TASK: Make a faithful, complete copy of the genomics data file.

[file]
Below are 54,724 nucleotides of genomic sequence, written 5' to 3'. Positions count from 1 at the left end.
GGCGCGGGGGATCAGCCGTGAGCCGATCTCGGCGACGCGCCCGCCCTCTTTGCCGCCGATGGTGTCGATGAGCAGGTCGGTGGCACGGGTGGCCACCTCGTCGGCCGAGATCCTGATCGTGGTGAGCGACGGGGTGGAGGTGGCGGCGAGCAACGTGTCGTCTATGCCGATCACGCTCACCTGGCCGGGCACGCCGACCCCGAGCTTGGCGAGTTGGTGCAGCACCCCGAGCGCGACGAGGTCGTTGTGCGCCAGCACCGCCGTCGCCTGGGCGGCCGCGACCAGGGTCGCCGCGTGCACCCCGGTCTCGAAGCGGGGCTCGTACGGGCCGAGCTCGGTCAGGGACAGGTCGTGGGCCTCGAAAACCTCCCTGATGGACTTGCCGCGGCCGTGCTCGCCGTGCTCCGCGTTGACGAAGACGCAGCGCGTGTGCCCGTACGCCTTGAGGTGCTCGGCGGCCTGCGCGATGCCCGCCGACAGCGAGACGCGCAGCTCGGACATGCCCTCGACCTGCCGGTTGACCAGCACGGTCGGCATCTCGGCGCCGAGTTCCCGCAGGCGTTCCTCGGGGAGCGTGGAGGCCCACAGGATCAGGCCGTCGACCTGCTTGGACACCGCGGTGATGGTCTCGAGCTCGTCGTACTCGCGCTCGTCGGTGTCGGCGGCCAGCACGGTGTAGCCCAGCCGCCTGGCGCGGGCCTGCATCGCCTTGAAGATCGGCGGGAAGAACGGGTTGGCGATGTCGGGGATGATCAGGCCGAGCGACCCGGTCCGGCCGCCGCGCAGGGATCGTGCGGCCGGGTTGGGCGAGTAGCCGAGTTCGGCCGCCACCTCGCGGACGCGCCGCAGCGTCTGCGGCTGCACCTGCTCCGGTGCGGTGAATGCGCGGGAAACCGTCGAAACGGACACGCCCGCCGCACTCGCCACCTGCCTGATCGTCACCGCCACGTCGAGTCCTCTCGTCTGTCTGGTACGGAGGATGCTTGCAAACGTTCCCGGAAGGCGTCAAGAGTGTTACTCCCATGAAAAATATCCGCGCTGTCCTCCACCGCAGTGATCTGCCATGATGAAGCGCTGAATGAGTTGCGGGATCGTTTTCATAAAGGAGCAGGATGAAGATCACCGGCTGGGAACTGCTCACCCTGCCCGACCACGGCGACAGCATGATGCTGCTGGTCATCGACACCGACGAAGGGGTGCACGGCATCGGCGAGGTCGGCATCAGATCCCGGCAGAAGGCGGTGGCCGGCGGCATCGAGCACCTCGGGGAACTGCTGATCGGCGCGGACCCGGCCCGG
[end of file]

Below are 54,724 nucleotides of genomic sequence, written 5' to 3'. Positions count from 1 at the left end.
GGCGCGGGGGATCAGCCGTGAGCCGATCTCGGCGACGCGCCCGCCCTCTTTGCCGCCGATGGTGTCGATGAGCAGGTCGGTGGCACGGGTGGCCACCTCGTCGGCCGAGATCCTGATCGTGGTGAGCGACGGGGTGGAGGTGGCGGCGAGCAACGTGTCGTCTATGCCGATCACGCTCACCTGGCCGGGCACGCCGACCCCGAGCTTGGCGAGTTGGTGCAGCACCCCGAGCGCGACGAGGTCGTTGTGCGCCAGCACCGCCGTCGCCTGGGCGGCCGCGACCAGGGTCGCCGCGTGCACCCCGGTCTCGAAGCGGGGCTCGTACGGGCCGAGCTCGGTCAGGGACAGGTCGTGGGCCTCGAAAACCTCCCTGATGGACTTGCCGCGGCCGTGCTCGCCGTGCTCCGCGTTGACGAAGACGCAGCGCGTGTGCCCGTACGCCTTGAGGTGCTCGGCGGCCTGCGCGATGCCCGCCGACAGCGAGACGCGCAGCTCGGACATGCCCTCGACCTGCCGGTTGACCAGCACGGTCGGCATCTCGGCGCCGAGTTCCCGCAGGCGTTCCTCGGGGAGCGTGGAGGCCCACAGGATCAGGCCGTCGACCTGCTTGGACACCGCGGTGATGGTCTCGAGCTCGTCGTACTCGCGCTCGTCGGTGTCGGCGGCCAGCACGGTGTAGCCCAGCCGCCTGGCGCGGGCCTGCATCGCCTTGAAGATCGGCGGGAAGAACGGGTTGGCGATGTCGGGGATGATCAGGCCGAGCGACCCGGTCCGGCCGCCGCGCAGGGATCGTGCGGCCGGGTTGGGCGAGTAGCCGAGTTCGGCCGCCACCTCGCGGACGCGCCGCAGCGTCTGCGGCTGCACCTGCTCCGGTGCGGTGAATGCGCGGGAAACCGTCGAAACGGACACGCCCGCCGCACTCGCCACCTGCCTGATCGTCACCGCCACGTCGAGTCCTCTCGTCTGTCTGGTACGGAGGATGCTTGCAAACGTTCCCGGAAGGCGTCAAGAGTGTTACTCCCATGAAAAATATCCGCGCTGTCCTCCACCGCAGTGATCTGCCATGATGAAGCGCTGAATGAGTTGCGGGATCGTTTTCATAAAGGAGCAGGATGAAGATCACCGGCTGGGAACTGCTCACCCTGCCCGACCACGGCGACAGCATGATGCTGCTGGTCATCGACACCGACGAAGGGGTGCACGGCATCGGCGAGGTCGGCATCAGATCCCGGCAGAAGGCGGTGGCCGGCGGCATCGAGCACCTCGGGGAACTGCTGATCGGCGCGGACCCGGCCCGG